‘That’s a Game-Changer’: Investors Have Their Eye on One-Stop-Shops in Home-Based Care

In terms of business, providers are slowly beginning to move away from the strict distinctions of home health, home care and hospice.

“These are separate businesses,” Dexter Braff, president of The Braff Group, said on Wednesday during a panel discussion at the 18th annual Healthcare Private Equity & Finance Conference. “These are only separate because of the payment mechanism. They are not preternaturally different.”

The Braff Group is a Pittsburgh-based M&A advisory firm.

Instead, providers are beginning to embrace a more hybrid model of care, Braff said.

“What we can expect to see — and we are beginning to see this happen as we move to more population-based services — is not hospice providers or home health providers,” he continued. “We’re seeing companies that have nursing and paraprofessional services that can be deployed in the right place, in the right setting. That’s a game-changer.”

This is because these hybrid home-based care providers, or one-stop-shops, are able to provide a deeper level of care.

“We need the continuum of care,” Jonny Miller, vice president of Revelstoke Capital Partners, said during the panel. “For us, that has meant pairing skilled care with hospice because there is such a tremendous overlap from a referral source perspective. With our current platform, if it’s a hospice-only deal or home health-only deal, we will look to layer in services through acquiring a license in that market for the service that’s not being offered.”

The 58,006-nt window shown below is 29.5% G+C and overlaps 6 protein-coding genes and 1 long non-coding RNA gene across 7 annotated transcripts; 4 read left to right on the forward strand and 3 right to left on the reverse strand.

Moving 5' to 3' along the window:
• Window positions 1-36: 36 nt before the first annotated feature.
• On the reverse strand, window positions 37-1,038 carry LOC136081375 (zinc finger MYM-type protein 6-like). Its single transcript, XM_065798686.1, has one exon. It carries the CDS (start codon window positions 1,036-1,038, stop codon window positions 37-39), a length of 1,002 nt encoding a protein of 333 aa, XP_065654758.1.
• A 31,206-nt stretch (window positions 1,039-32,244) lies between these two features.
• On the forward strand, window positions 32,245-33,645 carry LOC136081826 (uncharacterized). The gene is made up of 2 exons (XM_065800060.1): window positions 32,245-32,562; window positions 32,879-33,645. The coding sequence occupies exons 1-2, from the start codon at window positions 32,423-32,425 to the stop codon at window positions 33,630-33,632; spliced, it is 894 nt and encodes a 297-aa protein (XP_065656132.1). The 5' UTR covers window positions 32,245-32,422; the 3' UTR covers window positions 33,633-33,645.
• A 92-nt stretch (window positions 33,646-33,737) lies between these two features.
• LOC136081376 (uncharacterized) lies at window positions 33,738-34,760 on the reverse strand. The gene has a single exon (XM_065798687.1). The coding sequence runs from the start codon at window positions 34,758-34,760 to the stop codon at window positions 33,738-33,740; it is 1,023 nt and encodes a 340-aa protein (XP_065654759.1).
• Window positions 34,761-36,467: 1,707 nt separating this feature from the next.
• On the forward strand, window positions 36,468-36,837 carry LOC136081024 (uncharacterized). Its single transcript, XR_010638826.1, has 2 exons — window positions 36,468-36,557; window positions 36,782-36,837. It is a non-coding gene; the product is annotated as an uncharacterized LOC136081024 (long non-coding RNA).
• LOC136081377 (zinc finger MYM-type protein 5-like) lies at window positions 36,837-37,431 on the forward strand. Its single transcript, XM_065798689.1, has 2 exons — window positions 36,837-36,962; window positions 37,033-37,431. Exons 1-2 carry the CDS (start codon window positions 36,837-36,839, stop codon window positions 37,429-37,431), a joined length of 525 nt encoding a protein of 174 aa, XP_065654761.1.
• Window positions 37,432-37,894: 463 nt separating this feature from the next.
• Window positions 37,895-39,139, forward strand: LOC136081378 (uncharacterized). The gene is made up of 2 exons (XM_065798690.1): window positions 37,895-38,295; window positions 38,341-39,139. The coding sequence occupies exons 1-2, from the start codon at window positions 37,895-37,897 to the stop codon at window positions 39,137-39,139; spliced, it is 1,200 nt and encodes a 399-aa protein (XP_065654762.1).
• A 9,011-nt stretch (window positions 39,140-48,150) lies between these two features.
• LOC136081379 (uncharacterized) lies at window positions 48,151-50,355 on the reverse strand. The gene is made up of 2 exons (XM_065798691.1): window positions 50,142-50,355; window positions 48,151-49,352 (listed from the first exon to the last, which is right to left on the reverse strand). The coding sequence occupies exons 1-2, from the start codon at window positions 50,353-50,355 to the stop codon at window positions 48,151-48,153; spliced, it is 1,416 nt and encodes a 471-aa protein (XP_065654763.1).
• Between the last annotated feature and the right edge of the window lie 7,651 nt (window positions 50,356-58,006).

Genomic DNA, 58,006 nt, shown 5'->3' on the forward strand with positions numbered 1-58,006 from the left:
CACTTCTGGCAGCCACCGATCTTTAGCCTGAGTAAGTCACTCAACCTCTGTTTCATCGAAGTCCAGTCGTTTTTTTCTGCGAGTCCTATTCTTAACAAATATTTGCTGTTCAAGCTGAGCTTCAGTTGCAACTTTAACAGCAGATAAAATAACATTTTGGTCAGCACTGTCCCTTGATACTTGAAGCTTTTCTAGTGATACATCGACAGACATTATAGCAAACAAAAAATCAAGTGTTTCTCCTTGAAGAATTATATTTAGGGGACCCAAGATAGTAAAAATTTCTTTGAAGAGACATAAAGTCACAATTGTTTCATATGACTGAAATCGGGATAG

Revelstoke Capital Partners is a Denver-based private equity (PE) firm that focuses on the health care sector. The company has approximately $4.3 billion of assets under management.

In recent years, companies such as Compassus, Jet Health and ModivCare Inc. (Nasdaq: MODV), among others, have made moves to deliver a full continuum of care by layering a variety of care services.

Braff noted that the health care sector will likely see more of these companies and pointed to Mckinsey’s recent findings, which estimated that up to $265 billion worth of care services for Medicare fee-for-service and Medicare Advantage beneficiaries could shift to the home by 2025.

Hybrid models are just one area of home-based care that has caught PE investors’ attention. Workforce concerns are also top of mind.

While the demand for care continues to rise, the availability of care is limited due to staffing shortages that have been compounded by the public health emergency.

“We are really running into a supply-side constraint,” Miller said. “It’s not just home health and hospice, it’s health care services in general. [Organizations are] fundamentally dependent on their clinicians … to drive growth, whether that’s expanding into a new market or being able to staff appropriate care.”

With this in mind, it’s not out of the question for PE firms to take an interest in health care staffing companies in the near future.

“If I’m a PE group and I have a lot of business in health care services, maybe I invest in a health care staffing company so I can hedge my bet,” Braff said. “The numbers are breathtaking. In the last month or two, the gap between new hires and openings hit a million positions.”

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